Marlow CE Infant School, Sandygate Road, Marlow No. of classes: 2
The normal routine for most people to enjoy a slap-up Indian meal is to visit their nearest restaurant or wait half-an-hour for it to be delivered at home.
But members of the United Nations peacekeeping forces in Sudan had to wait a little longer as their spicy delivery was cooked up at Maidenhead's Papaya restaurant and then shipped 3,000 miles on three different flights.
The £1,800 order, which included crocodile curry, was flown out from White Waltham Airfield yesterday. It was paid for by Maidonian Rohmel Aulad, who runs an aircraft recovery business, who wanted to treat his cousin and colleagues who are 'craving a good curry' while serving in Darfur.
Sham Ali, owner of Papaya in Wessex Way in Cox Green, was happy to help with the unusual request and delivered the food to Rohmel at the airfield before it was flown by light airfield to Gatwick. It was then jetted to Dubai and transferred to the final flight to Darfur, arriving nine-and-a-half hours later.
Sham, of Treesmill Drive, delivered 20 chicken tikka starters, 20 lamb biryanis, 10 saag aloos, 10 Bombay aloos and 10 bhindi bhajis. He was also asked to whip up 10 crocodile tikka masalas as a surprise addition to the order. The food was cooked and then frozen, ready for the hungry peacekeepers to pop in the microwave on arrival. Sham, 44, said he had to scour the country for the crocodile meat and it was one of the most unusual requests he has dealt with. The six kilograms of crocodile meat cost £180.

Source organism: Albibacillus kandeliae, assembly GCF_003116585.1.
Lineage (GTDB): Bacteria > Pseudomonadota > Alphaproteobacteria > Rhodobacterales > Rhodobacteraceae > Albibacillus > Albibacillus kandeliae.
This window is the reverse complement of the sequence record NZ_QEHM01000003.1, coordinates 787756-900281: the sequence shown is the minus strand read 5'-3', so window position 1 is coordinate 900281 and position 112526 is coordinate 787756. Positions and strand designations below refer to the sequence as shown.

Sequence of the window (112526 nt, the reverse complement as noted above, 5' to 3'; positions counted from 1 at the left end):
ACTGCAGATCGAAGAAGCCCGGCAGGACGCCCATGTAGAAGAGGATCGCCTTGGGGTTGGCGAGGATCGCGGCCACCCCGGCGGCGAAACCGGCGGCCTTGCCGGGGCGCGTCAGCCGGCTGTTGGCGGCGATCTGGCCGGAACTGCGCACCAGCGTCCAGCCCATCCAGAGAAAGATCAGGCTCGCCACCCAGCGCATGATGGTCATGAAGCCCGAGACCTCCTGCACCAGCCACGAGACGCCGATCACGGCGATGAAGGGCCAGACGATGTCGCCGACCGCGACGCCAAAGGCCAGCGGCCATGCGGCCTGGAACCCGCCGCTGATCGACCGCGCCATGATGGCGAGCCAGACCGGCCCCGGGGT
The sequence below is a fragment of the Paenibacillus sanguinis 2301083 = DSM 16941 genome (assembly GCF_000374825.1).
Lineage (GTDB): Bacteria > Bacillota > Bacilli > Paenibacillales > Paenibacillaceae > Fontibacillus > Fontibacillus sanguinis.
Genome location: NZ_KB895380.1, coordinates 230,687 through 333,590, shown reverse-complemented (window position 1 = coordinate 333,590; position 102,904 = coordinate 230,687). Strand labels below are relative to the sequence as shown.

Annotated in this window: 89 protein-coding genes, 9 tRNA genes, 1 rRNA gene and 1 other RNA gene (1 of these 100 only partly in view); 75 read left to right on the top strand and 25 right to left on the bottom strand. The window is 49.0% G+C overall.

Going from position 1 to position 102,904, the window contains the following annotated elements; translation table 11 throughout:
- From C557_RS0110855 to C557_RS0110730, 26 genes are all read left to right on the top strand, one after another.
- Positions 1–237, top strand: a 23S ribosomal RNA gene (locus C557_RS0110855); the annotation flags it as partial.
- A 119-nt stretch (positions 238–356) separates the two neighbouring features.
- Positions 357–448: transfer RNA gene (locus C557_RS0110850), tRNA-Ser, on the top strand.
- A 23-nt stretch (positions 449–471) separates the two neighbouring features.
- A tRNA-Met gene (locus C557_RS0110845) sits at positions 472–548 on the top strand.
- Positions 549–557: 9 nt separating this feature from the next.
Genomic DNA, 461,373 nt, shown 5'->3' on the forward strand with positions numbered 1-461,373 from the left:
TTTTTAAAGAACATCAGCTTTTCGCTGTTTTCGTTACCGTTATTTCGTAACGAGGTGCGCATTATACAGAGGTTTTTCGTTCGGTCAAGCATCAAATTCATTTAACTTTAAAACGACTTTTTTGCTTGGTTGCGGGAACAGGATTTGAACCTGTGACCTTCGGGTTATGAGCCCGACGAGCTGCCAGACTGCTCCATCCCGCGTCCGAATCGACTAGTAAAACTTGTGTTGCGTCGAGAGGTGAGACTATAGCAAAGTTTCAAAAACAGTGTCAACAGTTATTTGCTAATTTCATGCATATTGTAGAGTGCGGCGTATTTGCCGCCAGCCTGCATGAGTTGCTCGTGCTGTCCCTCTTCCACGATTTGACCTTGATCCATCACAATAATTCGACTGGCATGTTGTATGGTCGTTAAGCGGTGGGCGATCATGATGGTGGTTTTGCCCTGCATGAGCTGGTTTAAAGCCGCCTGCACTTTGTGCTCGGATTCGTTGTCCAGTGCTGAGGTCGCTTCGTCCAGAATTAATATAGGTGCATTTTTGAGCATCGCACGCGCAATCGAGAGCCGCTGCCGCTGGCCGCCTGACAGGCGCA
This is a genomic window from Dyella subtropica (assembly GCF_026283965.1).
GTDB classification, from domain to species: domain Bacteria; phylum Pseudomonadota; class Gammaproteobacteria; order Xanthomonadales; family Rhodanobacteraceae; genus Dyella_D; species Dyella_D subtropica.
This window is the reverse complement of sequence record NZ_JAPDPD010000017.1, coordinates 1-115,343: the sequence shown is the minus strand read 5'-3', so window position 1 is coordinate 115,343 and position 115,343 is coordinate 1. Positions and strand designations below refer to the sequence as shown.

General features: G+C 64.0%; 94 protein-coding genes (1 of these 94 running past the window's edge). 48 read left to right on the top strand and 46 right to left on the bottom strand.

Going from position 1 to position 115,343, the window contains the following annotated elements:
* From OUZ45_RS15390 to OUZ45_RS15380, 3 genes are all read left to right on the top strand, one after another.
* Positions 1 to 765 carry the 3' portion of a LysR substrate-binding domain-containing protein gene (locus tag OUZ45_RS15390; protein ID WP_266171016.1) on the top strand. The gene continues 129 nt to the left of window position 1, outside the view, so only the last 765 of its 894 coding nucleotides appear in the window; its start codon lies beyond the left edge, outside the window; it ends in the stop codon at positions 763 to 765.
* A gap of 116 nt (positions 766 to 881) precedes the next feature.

"Rohmel is a regular customer and fan of our food," he said. "Our most expensive order though was for Bangladeshi international cricketer Shakib al Hasan, when he was captain, to Dubai which cost him £2,400."
The restaurant regularly receives overseas orders and previous clients include Soul II Soul while they were in New York.
Baylis Media Photo Gallery
Top Ten Articles